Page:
Update – Through Atrios, comes this,
From a reader: “Dana Priest is on MSNBC right now saying we’ll have to wait for tomorrow’s paper to find out why he resigned. The Post must have called him for comment on a story running tomorrow about his involvement with Brent Wilkes.”
I don’t know if you have been following the story about the corrupt defense contractor providing hookers for Republican members of Congress who were providing him with huge defense contracts. See Sex, Lies, and Government Contracts, Hookergate: Everybody Wants a Piece of the Action, Who Will Be the Woodward and Bernstein of New ‘Hookergate’ Story?, Watergate Subpoenaed in Hooker Probe and Hookergate being buried by press for more on that.
Well one of those Members of Congress later became CIA director. And just 2 weeks after the news about the hookers… CIA Director Porter Goss Resigns
Talking Points Memo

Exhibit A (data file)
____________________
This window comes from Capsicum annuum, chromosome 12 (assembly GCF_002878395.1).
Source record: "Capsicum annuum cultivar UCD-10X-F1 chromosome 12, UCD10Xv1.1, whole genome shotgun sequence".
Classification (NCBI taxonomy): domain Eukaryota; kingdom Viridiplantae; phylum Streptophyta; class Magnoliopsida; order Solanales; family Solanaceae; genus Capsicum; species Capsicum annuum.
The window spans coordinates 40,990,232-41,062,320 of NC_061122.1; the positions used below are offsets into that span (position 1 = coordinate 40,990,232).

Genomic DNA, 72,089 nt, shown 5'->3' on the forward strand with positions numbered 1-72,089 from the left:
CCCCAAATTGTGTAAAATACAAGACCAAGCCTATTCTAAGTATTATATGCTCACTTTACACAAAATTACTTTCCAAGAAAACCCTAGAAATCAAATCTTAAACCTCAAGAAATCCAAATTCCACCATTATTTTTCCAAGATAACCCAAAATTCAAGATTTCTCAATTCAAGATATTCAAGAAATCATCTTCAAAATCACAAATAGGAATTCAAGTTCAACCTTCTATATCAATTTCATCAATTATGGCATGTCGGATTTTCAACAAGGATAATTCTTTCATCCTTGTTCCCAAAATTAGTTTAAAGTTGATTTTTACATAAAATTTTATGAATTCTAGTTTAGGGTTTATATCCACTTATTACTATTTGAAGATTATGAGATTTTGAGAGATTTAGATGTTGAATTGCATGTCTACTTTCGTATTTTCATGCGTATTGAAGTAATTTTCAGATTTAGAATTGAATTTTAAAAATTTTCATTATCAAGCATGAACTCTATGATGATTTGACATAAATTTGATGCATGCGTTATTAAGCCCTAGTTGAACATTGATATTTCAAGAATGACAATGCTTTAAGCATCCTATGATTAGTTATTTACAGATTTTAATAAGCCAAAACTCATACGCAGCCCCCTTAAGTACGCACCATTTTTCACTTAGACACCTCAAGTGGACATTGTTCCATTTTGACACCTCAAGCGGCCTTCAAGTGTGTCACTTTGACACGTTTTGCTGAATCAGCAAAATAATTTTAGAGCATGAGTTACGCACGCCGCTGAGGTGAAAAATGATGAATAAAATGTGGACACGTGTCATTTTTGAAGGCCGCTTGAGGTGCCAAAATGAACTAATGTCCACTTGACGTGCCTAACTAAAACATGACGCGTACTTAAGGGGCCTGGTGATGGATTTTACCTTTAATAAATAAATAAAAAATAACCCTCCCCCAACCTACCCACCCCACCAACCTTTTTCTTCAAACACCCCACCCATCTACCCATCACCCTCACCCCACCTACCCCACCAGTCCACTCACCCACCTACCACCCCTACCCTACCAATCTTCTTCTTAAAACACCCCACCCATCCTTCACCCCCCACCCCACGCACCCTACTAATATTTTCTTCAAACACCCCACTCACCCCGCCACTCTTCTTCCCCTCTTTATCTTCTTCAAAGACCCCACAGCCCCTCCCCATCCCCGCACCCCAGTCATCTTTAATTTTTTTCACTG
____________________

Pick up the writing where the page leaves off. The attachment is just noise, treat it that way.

Left Coaster: Party On, Porter – Don’t Let The Door Hit You In The Ass
Think Progress goes into the background of Goss’ connections with the Duke Cunningham scandal.
The latest claim that Vakerie Plame was not really a covert agent comes from Plame’s identity, if truly a secret, was thinly veiled. The evidence? She said she was employed by “Brewster-Jennings & Associates.” And just how does this indicate she worked for the CIA?
Brewster-Jennings was not a terribly convincing cover. According to Dun & Bradstreet, the company, created in 1994, is a “legal services office” grossing $60,000 a year and headed by a chief executive named Victor Brewster. Commercial databases accessible by the Tribune contain no indication that such a person exists.
There you have it, indisputable evidence that the company was a CIA front!
The article then says that “Another sign” the company was a CIA front was,
the online resume of a Washington attorney, who until last week claimed to have been employed by Brewster-Jennings as an “engineering consultant” from 1985 to 1989 and to have served from 1989 to 1995 as a CIA “case officer,” the agency’s term for field operatives who collect information from paid informants.
So OK, that’s a mistake. If terrorists have the resources to locate and scan every resume of every person in the United States and cross-check them and find a resume that made this mistake, then they could surmise that the company was a CIA cover, and look at the other employees of the company.